When he related this point of view to the collection, naming all the miscellaneous references—from medieval to streetwear—it sounded more as if he were referring to dissociative identity disorder; but his point about “the freedom to do whatever we want” seemed fair enough. It certainly explained the denim chaps paired with a skin-toned turtleneck and a leather jacket held up by shoulder straps. Even removed from the subterranean concert venue, the collection oozed underground strangeness, seducing at certain moments (a comparatively conservative tunic sweater and khaki pants) and repelling at others (the high-waisted jeans will be a tough sell). Extra-long pants that collapsed at the ankles and surrealistically ill-fitting suits seemed to have been sucked into aTrainspotting trip—or else, let’s just dub them abnormcore. Yet unhinged need not mean unwearable: T-shirts, while largely hidden, featured brilliantly defaced 15th-century Flemish portraits with striking tattoo motifs. They should be sold in museum gift shops.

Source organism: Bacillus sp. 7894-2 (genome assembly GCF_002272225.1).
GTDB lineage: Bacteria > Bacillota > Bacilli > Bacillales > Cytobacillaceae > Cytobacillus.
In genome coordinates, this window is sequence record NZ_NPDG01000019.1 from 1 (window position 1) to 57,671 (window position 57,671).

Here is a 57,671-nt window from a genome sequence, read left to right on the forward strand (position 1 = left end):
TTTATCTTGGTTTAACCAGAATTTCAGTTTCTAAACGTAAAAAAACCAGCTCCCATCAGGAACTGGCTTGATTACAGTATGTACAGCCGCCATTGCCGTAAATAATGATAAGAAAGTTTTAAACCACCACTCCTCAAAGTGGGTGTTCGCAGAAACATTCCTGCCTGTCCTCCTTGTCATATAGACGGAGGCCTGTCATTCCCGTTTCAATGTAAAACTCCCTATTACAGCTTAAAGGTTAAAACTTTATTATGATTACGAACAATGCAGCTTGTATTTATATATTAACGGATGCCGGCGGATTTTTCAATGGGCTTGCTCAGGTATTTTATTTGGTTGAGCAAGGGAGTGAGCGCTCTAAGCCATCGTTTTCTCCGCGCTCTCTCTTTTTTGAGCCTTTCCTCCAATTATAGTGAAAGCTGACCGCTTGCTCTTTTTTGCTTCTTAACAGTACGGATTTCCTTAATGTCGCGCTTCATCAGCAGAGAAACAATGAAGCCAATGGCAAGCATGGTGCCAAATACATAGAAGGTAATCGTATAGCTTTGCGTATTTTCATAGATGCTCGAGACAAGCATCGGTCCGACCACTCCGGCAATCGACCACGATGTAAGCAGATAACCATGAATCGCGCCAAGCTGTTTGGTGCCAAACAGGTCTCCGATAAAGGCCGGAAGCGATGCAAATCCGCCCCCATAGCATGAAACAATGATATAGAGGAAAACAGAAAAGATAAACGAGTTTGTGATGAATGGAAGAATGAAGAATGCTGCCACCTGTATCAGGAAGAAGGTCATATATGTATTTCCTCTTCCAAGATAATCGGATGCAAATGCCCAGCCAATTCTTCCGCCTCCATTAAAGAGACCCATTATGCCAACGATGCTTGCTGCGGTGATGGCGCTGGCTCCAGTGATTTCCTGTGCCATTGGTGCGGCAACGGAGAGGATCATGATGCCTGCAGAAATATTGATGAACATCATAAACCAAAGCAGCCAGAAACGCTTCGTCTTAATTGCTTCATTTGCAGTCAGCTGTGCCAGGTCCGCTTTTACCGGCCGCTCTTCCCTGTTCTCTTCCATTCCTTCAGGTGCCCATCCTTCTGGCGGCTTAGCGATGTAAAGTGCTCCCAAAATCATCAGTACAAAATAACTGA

The chief issue with a “schizophrenic” collection is that it excuses Martens of reconciling the disparate parts, so that the broad-appeal outerwear—whether in Harris tweed or composed of shearling strips, each edge exposed—never quite aligned with rose-embroidered mesh shirts or fake snakeskin pants. Still, it’s worth noting that Y/Project was an early champion of gender ambiguity, and maybe this is where the bolder pieces belong. After asking an editor seatmate whether she believed guys would sport the chaps, she replied, “No, but girls might.”